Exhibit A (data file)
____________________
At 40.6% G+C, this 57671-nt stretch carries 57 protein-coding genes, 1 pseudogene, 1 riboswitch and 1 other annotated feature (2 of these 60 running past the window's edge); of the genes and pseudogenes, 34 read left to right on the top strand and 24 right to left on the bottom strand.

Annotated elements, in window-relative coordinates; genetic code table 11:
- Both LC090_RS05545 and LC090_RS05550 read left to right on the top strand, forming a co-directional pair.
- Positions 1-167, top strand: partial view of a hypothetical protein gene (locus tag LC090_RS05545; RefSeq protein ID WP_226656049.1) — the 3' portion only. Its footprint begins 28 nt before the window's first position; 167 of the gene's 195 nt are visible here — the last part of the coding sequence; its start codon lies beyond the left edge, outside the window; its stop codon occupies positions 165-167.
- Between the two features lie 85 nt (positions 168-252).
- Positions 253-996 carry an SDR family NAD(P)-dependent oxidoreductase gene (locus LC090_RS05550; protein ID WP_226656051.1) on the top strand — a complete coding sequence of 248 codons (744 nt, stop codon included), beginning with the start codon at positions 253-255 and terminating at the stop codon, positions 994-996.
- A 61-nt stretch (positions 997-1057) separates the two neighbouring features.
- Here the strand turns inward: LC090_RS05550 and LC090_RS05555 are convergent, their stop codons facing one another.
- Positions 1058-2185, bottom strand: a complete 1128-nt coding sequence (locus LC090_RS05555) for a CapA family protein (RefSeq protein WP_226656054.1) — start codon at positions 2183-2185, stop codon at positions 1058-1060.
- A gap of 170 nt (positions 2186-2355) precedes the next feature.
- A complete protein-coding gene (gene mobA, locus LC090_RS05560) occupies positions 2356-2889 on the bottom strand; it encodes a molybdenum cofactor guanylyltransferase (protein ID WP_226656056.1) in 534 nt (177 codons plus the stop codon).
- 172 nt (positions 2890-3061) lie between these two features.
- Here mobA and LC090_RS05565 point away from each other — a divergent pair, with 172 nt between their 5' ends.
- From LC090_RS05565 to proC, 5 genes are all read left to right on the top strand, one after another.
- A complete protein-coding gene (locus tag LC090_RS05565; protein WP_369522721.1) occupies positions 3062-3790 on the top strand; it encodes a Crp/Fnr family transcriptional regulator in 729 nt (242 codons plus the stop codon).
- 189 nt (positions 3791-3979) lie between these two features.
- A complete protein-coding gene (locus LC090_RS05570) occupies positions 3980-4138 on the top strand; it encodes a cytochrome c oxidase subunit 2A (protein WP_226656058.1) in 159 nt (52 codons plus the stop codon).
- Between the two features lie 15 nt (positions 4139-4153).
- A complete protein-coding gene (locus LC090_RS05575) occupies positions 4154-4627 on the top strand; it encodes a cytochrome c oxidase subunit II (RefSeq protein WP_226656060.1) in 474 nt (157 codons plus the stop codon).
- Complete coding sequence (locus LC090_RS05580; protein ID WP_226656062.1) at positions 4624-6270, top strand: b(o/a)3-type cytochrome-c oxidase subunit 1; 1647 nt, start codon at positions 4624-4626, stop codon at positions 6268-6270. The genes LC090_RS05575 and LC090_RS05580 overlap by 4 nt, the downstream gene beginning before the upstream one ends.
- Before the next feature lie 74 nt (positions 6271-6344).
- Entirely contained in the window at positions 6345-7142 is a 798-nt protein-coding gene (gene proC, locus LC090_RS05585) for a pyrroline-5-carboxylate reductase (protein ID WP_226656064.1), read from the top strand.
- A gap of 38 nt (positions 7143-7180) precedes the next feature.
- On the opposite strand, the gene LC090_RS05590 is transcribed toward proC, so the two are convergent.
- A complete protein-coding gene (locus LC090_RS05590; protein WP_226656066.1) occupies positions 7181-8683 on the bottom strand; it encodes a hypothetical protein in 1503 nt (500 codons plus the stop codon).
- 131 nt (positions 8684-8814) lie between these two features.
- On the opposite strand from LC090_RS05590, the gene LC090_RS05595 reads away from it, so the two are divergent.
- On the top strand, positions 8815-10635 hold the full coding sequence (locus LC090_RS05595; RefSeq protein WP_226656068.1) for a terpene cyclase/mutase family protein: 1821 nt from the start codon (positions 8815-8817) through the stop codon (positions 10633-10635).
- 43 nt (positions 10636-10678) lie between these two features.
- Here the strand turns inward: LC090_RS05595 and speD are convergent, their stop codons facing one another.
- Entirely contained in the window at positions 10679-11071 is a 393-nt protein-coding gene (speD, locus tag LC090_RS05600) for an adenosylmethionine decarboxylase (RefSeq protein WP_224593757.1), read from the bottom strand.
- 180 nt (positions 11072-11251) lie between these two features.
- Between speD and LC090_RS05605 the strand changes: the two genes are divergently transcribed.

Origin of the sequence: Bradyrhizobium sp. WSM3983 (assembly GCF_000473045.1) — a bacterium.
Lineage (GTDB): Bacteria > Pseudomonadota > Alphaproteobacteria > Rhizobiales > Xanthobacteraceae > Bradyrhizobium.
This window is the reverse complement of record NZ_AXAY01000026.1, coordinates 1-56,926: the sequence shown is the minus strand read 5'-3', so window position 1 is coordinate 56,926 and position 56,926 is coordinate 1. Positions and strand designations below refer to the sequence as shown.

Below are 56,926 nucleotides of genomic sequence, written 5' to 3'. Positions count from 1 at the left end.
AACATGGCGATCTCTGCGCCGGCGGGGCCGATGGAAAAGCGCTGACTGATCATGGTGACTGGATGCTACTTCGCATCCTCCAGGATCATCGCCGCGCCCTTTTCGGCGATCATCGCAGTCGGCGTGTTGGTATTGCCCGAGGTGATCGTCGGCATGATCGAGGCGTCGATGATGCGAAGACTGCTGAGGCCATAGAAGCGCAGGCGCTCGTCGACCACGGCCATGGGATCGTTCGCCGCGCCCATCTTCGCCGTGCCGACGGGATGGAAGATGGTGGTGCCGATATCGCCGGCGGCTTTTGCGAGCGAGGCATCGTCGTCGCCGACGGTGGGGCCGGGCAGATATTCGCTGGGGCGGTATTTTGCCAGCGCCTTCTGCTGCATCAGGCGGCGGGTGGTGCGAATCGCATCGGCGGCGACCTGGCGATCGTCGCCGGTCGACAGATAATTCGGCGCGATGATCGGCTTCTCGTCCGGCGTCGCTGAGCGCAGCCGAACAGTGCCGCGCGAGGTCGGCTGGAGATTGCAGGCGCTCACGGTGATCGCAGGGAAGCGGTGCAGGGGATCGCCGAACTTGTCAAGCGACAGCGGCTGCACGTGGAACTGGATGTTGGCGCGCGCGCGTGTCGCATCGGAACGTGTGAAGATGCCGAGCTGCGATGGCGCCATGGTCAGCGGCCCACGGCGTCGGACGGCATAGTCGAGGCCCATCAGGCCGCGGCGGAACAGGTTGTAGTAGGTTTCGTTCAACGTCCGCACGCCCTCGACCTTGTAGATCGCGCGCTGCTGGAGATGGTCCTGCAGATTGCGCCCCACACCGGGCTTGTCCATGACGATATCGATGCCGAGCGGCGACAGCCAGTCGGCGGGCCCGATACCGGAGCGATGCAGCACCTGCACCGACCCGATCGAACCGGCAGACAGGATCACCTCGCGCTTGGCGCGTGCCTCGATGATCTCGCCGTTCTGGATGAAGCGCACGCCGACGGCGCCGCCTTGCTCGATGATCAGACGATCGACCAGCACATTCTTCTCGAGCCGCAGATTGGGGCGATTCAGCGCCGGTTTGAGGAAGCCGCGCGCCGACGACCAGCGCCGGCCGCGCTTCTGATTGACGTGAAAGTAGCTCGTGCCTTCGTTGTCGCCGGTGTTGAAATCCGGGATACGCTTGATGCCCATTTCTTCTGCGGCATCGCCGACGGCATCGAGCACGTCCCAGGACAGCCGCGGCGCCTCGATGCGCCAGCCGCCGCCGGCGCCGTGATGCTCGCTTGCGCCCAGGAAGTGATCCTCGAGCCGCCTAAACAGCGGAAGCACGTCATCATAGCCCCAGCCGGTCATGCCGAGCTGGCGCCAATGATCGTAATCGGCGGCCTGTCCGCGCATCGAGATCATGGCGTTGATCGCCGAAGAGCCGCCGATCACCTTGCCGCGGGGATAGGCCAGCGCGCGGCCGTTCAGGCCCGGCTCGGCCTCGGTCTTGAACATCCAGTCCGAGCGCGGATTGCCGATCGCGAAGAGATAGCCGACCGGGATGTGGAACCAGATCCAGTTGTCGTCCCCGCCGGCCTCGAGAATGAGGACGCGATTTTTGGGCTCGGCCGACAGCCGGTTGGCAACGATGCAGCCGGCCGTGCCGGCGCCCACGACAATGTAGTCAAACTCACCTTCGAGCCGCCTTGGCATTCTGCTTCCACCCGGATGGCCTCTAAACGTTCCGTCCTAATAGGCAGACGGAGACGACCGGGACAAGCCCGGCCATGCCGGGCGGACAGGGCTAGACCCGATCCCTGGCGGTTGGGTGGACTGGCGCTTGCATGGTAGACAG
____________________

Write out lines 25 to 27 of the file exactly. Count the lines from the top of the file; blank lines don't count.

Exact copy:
- A complete protein-coding gene (locus LC090_RS05590; protein WP_226656066.1) occupies positions 7181-8683 on the bottom strand; it encodes a hypothetical protein in 1503 nt (500 codons plus the stop codon).
- 131 nt (positions 8684-8814) lie between these two features.
- On the opposite strand from LC090_RS05590, the gene LC090_RS05595 reads away from it, so the two are divergent.